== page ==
Infant Inhalation Exposure to Indoor Air Pollutants while Sleeping and CrawlingEPA Grant Number: F13D10740
Title: Infant Inhalation Exposure to Indoor Air Pollutants while Sleeping and Crawling
Investigators: Boor, Brandon Emil
Institution: The University of Texas at Austin
EPA Project Officer: Lee, Sonja
Project Period: August 1, 2014 through August 1, 2016
Project Amount: $84,000
RFA: STAR Graduate Fellowships (2013) RFA Text | Recipients Lists
Research Category: Fellowship - Environmental Science and Engineering , Academic Fellowships
Objective:The objectives of the proposed research are to (1) evaluate crib mattresses as a source of volatile organic compounds (VOCs) and plasticizers and identify the unique attributes of human exposure in the sleep microenvironment; (2) develop a full-scale crawling robot that can simulate the locomotion of a crawling infant to investigate the mechanisms of crawling-induced resuspension of settled floor dust particles; and (3) evaluate near-floor infant exposure to airborne particles.
This first phase of this work will evaluate the emissions of VOCs from a collection of 20 new and used infant crib mattresses and identify phthalate and alternative plasticizers in crib mattress covers. Chamber experiments will determine VOC area-specific emission rates under different thermal conditions, as well as breathing zone concentrations. Material-phase concentrations of plasticizers will be determined through solvent extractions and analysis via gas chromatography-mass spectrometry. Target plasticizers include bis (2-ethylhexyl) phthalate (DEHP); bis (2-ethylhexyl) isophthalate (iso-DEHP); diisononyl phthalate (DINP); diisononyl cyclohexane-1,2-dicarboxylate (DINCH); and di (2-ethylhexyl) adipate (DEHA). A literature review will identify the unique attributes of exposure to pollutants in infant and adult sleep microenvironments and provide a comprehensive overview of pollutants found in mattresses and mattress dust. The second phase of this research involves designing and constructing a full-scale (~ 8 kg) crawling robot that can simulate the locomotion of a crawling infant. Microcontrollers will control servo motors and actuators will drive each limb. The robot will simulate two common crawling techniques: a belly crawl and a hands-andknees crawl. An optical particle sizer will be mounted on the top of the robot for mobile sampling of breathing-zone particle concentrations (300 nm to 10 µm). Full-scale experiments will be conducted in a large environmental chamber. Particle resuspension will be quantified through the resuspension rate metric, and exposure will be quantified through the intake fraction metric. The effect of flooring type (carpeted vs. hard flooring), dust loading (1–10 g/m2), particle size and crawling motion will be evaluated. In thehe third phase the crawling robot will be deployed in different indoor environments for field measurements of near-floor particle concentrations. In addition to mobile monitoring of resuspended fine and coarse particles, ultrafine particles also will be measured with a scanning mobility particle size.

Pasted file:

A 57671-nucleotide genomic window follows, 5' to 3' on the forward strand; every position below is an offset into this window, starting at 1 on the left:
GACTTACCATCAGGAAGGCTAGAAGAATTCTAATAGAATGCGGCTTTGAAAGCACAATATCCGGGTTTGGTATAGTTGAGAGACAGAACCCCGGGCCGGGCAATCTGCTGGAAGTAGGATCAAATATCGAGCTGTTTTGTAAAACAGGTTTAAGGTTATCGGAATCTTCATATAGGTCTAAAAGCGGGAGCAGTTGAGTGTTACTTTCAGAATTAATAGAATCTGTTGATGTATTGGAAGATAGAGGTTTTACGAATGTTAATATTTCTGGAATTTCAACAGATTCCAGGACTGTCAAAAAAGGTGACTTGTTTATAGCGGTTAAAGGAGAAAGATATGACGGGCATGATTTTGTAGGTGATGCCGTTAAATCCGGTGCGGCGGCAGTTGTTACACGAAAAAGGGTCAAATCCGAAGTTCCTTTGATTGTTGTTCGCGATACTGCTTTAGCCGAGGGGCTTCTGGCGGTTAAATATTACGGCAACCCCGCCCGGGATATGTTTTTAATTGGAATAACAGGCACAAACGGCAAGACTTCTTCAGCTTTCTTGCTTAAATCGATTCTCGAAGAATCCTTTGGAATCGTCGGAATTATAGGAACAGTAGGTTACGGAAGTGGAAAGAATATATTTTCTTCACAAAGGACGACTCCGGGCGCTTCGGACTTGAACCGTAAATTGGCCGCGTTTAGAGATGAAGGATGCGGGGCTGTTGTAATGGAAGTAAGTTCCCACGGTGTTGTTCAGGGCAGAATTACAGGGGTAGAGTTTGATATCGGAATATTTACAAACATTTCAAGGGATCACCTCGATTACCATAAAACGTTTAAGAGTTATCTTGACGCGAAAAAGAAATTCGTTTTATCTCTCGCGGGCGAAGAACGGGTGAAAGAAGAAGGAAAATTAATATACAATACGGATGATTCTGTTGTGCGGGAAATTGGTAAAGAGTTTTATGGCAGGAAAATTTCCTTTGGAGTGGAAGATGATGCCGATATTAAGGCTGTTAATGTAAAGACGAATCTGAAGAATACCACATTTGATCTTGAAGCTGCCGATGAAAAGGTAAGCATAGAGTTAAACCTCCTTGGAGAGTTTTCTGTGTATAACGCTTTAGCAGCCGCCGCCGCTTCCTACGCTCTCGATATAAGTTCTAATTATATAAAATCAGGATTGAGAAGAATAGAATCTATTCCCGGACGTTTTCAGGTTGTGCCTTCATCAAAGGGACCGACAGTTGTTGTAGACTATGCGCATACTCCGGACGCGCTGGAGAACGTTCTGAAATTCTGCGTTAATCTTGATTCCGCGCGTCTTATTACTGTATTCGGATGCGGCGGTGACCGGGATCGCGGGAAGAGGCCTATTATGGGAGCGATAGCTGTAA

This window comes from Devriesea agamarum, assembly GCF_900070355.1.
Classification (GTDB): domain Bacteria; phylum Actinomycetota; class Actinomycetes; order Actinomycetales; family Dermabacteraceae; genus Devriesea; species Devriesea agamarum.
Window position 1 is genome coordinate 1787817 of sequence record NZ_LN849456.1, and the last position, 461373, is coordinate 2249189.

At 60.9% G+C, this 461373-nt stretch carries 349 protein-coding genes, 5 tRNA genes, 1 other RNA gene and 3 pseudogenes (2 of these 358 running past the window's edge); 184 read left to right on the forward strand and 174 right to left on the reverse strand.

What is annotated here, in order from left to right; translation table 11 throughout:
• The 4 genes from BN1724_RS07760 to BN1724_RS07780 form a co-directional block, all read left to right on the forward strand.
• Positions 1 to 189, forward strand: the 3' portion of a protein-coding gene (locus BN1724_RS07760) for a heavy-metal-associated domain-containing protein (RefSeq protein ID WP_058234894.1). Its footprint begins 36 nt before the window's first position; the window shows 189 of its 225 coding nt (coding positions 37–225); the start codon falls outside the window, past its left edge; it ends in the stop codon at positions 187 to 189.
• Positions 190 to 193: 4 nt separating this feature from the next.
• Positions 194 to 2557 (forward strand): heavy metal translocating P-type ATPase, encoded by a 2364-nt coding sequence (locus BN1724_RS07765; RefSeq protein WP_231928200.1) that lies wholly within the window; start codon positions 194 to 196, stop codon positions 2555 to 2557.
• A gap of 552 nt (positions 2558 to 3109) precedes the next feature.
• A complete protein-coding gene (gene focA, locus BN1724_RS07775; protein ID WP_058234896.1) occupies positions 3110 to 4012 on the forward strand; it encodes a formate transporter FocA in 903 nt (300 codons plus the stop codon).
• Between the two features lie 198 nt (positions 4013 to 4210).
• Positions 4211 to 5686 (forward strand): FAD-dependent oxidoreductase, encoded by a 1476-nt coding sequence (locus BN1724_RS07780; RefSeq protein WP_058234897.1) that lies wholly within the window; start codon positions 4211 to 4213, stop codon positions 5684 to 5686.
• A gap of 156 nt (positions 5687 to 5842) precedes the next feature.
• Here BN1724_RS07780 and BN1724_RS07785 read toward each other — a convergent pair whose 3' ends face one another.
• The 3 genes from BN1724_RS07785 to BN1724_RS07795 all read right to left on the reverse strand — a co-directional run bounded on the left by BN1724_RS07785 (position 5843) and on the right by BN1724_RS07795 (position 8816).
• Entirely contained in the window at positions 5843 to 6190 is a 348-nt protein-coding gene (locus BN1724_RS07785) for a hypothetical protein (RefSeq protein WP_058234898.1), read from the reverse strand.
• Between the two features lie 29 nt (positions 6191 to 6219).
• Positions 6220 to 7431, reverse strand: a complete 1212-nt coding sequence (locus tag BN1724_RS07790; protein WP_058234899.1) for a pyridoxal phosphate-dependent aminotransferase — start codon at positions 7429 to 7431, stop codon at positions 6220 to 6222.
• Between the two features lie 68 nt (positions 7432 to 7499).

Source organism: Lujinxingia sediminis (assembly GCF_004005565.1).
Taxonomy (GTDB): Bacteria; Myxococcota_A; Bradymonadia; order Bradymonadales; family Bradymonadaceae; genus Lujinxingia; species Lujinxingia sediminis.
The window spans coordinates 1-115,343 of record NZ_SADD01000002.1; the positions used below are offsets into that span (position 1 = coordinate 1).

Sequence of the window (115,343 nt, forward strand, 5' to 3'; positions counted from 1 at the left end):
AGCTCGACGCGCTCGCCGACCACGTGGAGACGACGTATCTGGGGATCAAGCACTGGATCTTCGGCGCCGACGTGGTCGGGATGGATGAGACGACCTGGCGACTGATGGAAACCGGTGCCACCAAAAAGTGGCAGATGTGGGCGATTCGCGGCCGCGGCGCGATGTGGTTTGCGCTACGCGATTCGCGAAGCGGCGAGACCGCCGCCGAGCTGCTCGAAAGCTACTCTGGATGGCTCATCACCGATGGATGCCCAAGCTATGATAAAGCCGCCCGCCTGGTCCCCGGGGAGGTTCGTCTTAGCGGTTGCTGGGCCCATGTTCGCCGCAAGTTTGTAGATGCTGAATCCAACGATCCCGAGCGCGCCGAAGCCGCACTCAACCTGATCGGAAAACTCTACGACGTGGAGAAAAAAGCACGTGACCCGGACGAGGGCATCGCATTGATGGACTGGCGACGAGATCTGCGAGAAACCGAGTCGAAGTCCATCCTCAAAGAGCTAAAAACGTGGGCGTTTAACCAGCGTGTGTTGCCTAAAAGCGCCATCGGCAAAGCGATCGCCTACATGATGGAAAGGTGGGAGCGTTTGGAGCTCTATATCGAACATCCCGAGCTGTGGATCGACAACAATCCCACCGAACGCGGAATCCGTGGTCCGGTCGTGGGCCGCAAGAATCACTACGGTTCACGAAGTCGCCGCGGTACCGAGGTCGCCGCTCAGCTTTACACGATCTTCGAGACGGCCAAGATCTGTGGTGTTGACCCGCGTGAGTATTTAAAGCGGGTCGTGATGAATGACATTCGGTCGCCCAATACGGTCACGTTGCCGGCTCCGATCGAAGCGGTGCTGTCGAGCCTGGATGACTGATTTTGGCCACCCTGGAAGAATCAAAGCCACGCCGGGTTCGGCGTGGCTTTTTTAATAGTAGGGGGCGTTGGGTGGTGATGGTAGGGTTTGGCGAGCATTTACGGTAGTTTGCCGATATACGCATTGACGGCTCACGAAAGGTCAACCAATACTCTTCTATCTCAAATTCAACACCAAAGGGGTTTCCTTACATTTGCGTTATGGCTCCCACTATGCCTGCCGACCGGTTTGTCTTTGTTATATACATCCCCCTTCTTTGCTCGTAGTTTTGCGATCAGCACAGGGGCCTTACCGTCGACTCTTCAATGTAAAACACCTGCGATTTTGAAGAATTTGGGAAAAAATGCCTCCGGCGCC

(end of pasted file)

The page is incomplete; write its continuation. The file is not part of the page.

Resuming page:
This research will help to characterize infant crib mattresses as a source of VOCs and plasticizers in the sleep microenvironment. The crawling robot will be used to determine size-resolved particle resuspension rates, breathing- zone concentrations and intake fractions in both controlled chamber experiments and field measurements. The breathing-zone concentrations will be used to model an infant’s daily inhalation dose of particles while engaged in near-floor activities and the fraction of particles that deposit in various regions of the lung.
Potential to Further Environmental/Human Health Protection
The infant sleep microenvironment is a critically important, yet understudied, indoor space. This research will help to better understand how crib mattresses contribute to an infant’s cumulative exposure to various chemicals and the health consequences of this particular product. Some phthalate plasticizers are endocrine-disrupting compounds, and repeated and prolonged infant exposure while sleeping (through inhalation and dermal contact with the mattress cover) is of particular concern. Furthermore, little is known about the process by which infants stir up settled dust particles as they engage in near-floor activities. This research will help determine how crawling-induced resuspension contributes to an infant’s daily exposure to fine and coarse particles. The crawling robotic sampling platform developed in this research also will serve as a useful tool for future work on characterizing the fungal and bacterial composition of resuspended dust particles.